The IMF has admitted that some of the decisions it made in the wake of the 2007-to-2008 financial crisis were wrong and that the 130 billion euro (US$171.5 billion) first bailout of Greece was “bungled.” Well, yes. If it had not been a mistake, then it would have been the only bailout and everyone in Greece would have lived happily ever after.
Actually, the IMF has not quite admitted that it messed things up. It has said instead that it went along with its partners in “the troika” — the European Commission (EC) and the European Central Bank (EBC) — when it should not have. The EC and the ECB put the interests of the eurozone before the interests of Greece, the IMF says.
The EC and the ECB, in turn, clutch their pearls and splutter with horror that they could be accused of something so petty as self-preservation.
The IMF also admits that it “underestimated” the effect austerity would have on Greece. Obviously, the rest of the troika takes no issue with that. Even those who substitute “kick up the arse to all the lazy scroungers” whenever they encounter the word “austerity,” have cottoned on to the fact that the word can only be intoned with facial features locked into a suitably tragic mask.
Yet, mealy-mouthed and hotly contested as this minor mea culpa is, it is still a sign that financial institutions may slowly be coming round to the idea that they are the problem.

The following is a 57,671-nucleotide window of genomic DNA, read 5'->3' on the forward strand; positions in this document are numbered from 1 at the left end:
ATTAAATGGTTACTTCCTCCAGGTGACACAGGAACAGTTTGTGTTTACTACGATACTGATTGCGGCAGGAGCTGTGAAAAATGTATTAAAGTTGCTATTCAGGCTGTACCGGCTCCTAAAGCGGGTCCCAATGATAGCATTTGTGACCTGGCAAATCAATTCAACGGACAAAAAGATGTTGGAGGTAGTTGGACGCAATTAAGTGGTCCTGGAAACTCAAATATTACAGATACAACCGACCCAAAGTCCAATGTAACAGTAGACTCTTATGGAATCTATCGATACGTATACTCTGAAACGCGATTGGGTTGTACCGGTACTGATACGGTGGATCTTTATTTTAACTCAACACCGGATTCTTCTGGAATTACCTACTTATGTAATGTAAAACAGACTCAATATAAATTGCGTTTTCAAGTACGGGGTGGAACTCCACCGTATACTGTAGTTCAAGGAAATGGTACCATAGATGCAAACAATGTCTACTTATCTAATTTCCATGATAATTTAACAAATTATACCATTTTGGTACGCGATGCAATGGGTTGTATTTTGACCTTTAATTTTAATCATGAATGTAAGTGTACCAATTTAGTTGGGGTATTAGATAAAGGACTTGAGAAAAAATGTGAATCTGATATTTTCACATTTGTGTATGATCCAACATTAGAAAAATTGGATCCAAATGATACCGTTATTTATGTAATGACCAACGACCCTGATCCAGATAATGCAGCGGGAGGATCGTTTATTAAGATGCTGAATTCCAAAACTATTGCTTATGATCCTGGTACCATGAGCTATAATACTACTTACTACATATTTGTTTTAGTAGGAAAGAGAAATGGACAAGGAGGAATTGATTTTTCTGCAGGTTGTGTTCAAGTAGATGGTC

They know the crash was a debt-bubble that burst. What they do not seem to acknowledge is that the merry days of reckless lending are never going to return; even if they do, the same thing will happen again, but more quickly and more savagely.
The thing is this: The crash was a write-off, not a repair job. The response from the start should have been a wholesale re-evaluation of the way in which wealth is created and distributed around the globe, a “structural adjustment,” as the philosopher John Gray has said all along.
The IMF exists to lend money to governments, so it is comic that it wags its finger at governments that run up debt. And, of course, its loans famously come with strings attached: Adopt a free-market economy, or strengthen the one you have, kissing goodbye to the “Big State.”
Yet, the irony is painful. Neoliberal ideology insists that states are too big and cumbersome, too centralized and faceless, to be efficient and responsive. I agree. The problem is that the ruthless sentimentalists of neoliberalism like to tell themselves — and anyone else who will listen — that removing the dead hand of state control frees the individual citizen to be entrepreneurial and productive. Instead, it places the financially powerful beyond any state, in an international elite that makes its own rules and holds governments to ransom. That is what the financial crisis was all about.
The ransom was paid, and as a result, governments have been obliged to limit their activities yet further — some setting about the task with greater relish than others. Now the task, supposedly, is to get the free market up and running again.
However, the basic problem is this: It costs a lot of money to cultivate a market — a group of consumers — and the more sophisticated the market is, the more expensive it is to cultivate them. A developed market needs to be populated with educated, healthy, cultured, law-abiding and financially secure people — people who expect to be well-paid themselves, having been brought up believing in material aspiration, as consumers need to be.